Classroom Management for Post-Secondary ELLs (Panel Discussion at the Ohio TESOL Conference 2013)

Gwendolyn Glover DeRosa

The Ohio TESOL Conference 2013 was a tremendous success.  Located at the Hilton Columbus Downtown, the conference brought together educators, activists, students, and professionals.  Ideas were shared and discussed regarding numerous topics including “Teaching the Process of Writing a Research Paper,” “Making Connections by Using Discourse Intonation Effectively”, and “Hands-on Teacher’s Guide to Culture.”

Current and former MA in TESOL candidates from ODU formed a panel to discuss the topic of classroom management.  Lejla Bilal, Amy Faeth, Gretchen Stranges, and I have taught adults at an intensive English language center and we have faced many classroom management issues during our experience. Although the topic of classroom management for P-12 is quite common, there is not much discussion for post-secondary ELLs.  At the Ohio TESOL Conference 2012, Mairi Wilkins presented on the topic of management tips for new instructors at universities and her presentation encouraged us to pursue this subject further.

Each participant shared her research on a particular subtopic and included her personal classroom experiences with tips and ideas for how to address and handle common management issues.  These subtopics included plagiarism, grade negotiating, cell phone use in the classroom, and perceived disrespect toward the teacher.  Each topic was quite involved and required a lot of research and discussion.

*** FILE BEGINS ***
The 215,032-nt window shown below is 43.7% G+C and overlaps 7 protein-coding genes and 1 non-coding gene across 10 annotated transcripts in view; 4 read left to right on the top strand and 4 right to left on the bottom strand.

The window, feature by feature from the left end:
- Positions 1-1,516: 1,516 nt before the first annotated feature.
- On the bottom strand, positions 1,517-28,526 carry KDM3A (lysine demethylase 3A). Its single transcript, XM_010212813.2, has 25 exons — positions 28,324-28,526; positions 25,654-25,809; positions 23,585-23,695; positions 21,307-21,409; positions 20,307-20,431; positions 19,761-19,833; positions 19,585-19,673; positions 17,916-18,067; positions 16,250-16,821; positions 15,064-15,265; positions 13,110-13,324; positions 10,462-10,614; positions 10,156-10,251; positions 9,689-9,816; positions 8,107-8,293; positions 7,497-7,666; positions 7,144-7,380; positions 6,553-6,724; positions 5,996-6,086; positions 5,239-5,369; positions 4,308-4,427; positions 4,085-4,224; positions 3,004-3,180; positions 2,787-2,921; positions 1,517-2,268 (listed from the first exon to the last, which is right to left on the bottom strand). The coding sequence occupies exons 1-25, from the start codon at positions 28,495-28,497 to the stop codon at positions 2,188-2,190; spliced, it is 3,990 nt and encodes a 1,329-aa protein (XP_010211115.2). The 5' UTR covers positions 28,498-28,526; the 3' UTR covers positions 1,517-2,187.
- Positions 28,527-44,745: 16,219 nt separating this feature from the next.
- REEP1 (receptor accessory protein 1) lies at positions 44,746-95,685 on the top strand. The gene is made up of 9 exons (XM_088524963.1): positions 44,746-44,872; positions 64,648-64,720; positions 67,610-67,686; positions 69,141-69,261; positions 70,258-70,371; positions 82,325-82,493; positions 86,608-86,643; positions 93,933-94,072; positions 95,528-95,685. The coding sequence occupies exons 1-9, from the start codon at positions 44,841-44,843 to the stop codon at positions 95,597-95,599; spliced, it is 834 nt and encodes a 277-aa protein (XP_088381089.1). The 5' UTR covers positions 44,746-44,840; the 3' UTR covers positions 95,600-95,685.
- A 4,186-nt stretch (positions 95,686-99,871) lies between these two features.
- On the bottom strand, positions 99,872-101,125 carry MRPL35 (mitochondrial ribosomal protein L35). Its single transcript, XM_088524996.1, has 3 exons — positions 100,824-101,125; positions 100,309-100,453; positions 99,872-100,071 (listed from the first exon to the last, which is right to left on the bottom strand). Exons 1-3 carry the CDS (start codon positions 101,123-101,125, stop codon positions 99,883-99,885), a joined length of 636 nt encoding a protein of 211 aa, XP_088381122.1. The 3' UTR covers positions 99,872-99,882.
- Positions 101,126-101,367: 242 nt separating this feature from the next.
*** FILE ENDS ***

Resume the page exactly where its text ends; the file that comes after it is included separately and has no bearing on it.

The participants showed how classroom management issues can be addressed by understanding cultural and language differences or confusion. Since plagiarism is a foreign concept for many international students, it should be addressed as a learning moment so students can be educated on the concept and practical consequences.  Grade negotiating may be motivated by deep ideals of saving face.  Much verbal disrespect toward the teacher may be misperceived by the teachers.  Observations and research of first language voice inflection and intonation reveal that loud and “accusatory” inquiries may not be a sign of disrespect, but rather first language interference.  Cell phone usage may also be a cultural issue when male students are required to be accessible at all times due to their familial duties.

The audience engaged with the participants during a Q and A session.  Many of the classroom management challenges were felt and experienced by all present.  The participants realized that this topic should be a continuing discussion and that more research and observations should be done.

For more information, you may check out the prezi here.

* I am very grateful to ELS Columbus for allowing us to share our research with them first. Thank you to Lejla Bilal, Amy Faeth, and Gretchen Stranges for giving time to make this panel discussion work.

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